He is, in a way, a New Age street artist. If Keith Haring had access to iPad and AR (Augmented Reality), he would have certainly opted for creating large, impactful pieces in both physical and imaginary landscapes. Like Haring, Akamatsu blends the expression of his poetic reflections on our world with the medium that defines his time. He dwells in the cities in search for the glimpses and moments that would serve as the door into the poetic space of “here-and-now”. At the same time, he places visual anthropology within the context of art historical heritage and does not dismiss any aesthetic languages that were invented before him. He carefully builds up on the tradition of communication with and about the city. Haring work referencing Brueghel and Bosch, a nightmarish “combinations of science fiction and this strange nuclear aftermath” (Haring on Untitled, 1984) was an example of capturing the feeling of the society and politics in 1980s New York. The anticipation of a catastrophe combined with the unfolding AIDS crisis, the increasing nuclear threat, as the US-Soviet relations continued to escalate, and the growing cost of living, as economic crises were mounting, their significance had not yet been comprehended by pundits. That was the moment when art, with its courage to ask the questions, still remaining unanswered, entered the scene.

In Yesterday and Tomorrow, Akamatsu uses the language of the street to create an abstract collage which captures the anxiety of the big city. The advertised objects from the posters on Parisian streets morph into grenades in the eyes of the viewer. The city bombards us with flashy images of continuous consumption: it is “carpet-bombing” us with sensations, narratives, conflicting stories. There is no “Now” or “Today”: it all is about how “Yesterday” defines “Tomorrow”. The anticipation of the future is based on a well-packaged, constantly reconfigured, oversold nostalgic past. Akamatsu’s paintings capture this anxiety of the city and the breach in the perception of time and space: vivid colours emphasize the impact of the imagery that aggressively shifts our focus away from our numerous cares and upon itself. Ripped off performance bills and advertisements of the upcoming products reveal the layered vision of the modern city that has no present.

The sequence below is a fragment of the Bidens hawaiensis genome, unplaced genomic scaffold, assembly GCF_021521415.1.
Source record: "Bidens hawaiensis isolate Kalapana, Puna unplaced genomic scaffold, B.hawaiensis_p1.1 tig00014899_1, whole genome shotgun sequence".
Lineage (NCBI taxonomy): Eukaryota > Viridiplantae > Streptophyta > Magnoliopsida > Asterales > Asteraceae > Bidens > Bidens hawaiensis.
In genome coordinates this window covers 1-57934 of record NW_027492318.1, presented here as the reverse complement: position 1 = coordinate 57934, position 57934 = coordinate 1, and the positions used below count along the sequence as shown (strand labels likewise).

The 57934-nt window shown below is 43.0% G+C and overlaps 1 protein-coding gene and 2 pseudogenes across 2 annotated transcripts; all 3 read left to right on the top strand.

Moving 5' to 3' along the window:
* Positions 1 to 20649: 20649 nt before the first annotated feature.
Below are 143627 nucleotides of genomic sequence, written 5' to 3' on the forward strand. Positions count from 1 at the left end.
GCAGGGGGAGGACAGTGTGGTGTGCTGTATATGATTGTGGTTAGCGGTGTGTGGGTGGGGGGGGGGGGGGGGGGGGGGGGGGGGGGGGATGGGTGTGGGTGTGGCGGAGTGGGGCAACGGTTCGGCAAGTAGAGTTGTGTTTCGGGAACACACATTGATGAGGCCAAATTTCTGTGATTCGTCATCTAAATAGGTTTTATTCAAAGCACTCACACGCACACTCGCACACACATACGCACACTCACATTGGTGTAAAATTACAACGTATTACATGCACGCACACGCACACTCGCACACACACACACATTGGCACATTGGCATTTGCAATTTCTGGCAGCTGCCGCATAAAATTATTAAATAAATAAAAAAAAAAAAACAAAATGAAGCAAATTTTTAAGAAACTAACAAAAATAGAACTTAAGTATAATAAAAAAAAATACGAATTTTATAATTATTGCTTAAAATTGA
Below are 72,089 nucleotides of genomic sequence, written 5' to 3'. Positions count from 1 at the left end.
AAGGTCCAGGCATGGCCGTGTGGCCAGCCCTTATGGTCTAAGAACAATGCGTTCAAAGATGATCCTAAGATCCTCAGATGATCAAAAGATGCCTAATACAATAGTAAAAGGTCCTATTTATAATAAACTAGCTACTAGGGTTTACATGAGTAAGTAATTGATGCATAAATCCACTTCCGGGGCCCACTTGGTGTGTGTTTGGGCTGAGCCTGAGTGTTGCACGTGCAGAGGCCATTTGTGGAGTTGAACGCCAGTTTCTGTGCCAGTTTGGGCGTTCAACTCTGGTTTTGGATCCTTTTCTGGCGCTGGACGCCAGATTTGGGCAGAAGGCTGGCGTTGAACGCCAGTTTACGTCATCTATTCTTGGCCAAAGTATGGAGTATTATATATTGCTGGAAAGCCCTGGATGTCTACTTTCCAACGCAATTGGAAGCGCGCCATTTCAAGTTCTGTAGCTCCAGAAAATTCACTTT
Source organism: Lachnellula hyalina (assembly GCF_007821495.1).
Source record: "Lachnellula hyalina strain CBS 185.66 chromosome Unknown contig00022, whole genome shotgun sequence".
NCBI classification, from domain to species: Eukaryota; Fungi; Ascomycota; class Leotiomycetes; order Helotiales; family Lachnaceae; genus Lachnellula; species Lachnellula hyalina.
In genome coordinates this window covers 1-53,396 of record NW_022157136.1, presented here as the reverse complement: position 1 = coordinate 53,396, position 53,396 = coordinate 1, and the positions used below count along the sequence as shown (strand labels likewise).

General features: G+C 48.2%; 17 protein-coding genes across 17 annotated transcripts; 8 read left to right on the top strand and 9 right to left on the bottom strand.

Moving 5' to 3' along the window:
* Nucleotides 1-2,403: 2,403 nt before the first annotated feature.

Akamatsu’s Flower-Bearing Face seems to capture the reflection of fractured identity shaped in the constant cacophony of cultural voices. There is no mirror that can mimetically reflect our being shaped by the constant scrutiny of transformational processes which define life in a modern city. The image is vague, apparently on purpose: the onlooker can see it as her own reflection in the painting.

His latest project , which will be presented by London’s Shtager Gallery, departs from revisiting Pablo Picasso’s seminal Guernica – a difficult, tormenting work produced by the master in the aftermath of the civil war tragedy that had happened in the eponymous Spanish town. In Akamatsu’s Definition and Principle, the subject takes on a new twist by addressing contemporaneity. Derived from Picasso’s allegorical representation of the circa mid- 20th century abstraction, the work transcends the feelings of awe, horror and, surprisingly, hope – through duality of moods achieved in bright red and blue tones. In the series of works, the artist posits a familiar ser of questions, so characteristic of his whole oeuvre: what have we done to our civilisation, to humanism and ethical principles? Have we really progressed in any direction and has it brought about any significant changes? Are we further away from self-destruction now than where we stood less than a century ago, when Guernica screamed about the atrocities that could be perpetuated by the hand of man?

Akamatsu’s take on this complex subject is ridden with thoughtful contemplation rather than political agenda. Art is not the space for politics, but for thoughtful discourse that can restart the gears of reflection. Yusuke Akamatsu’s body of work, distinctly presented in his new series, charts that space of thoughtful engagement on behalf of the viewer and provides an entry point to our human complexity.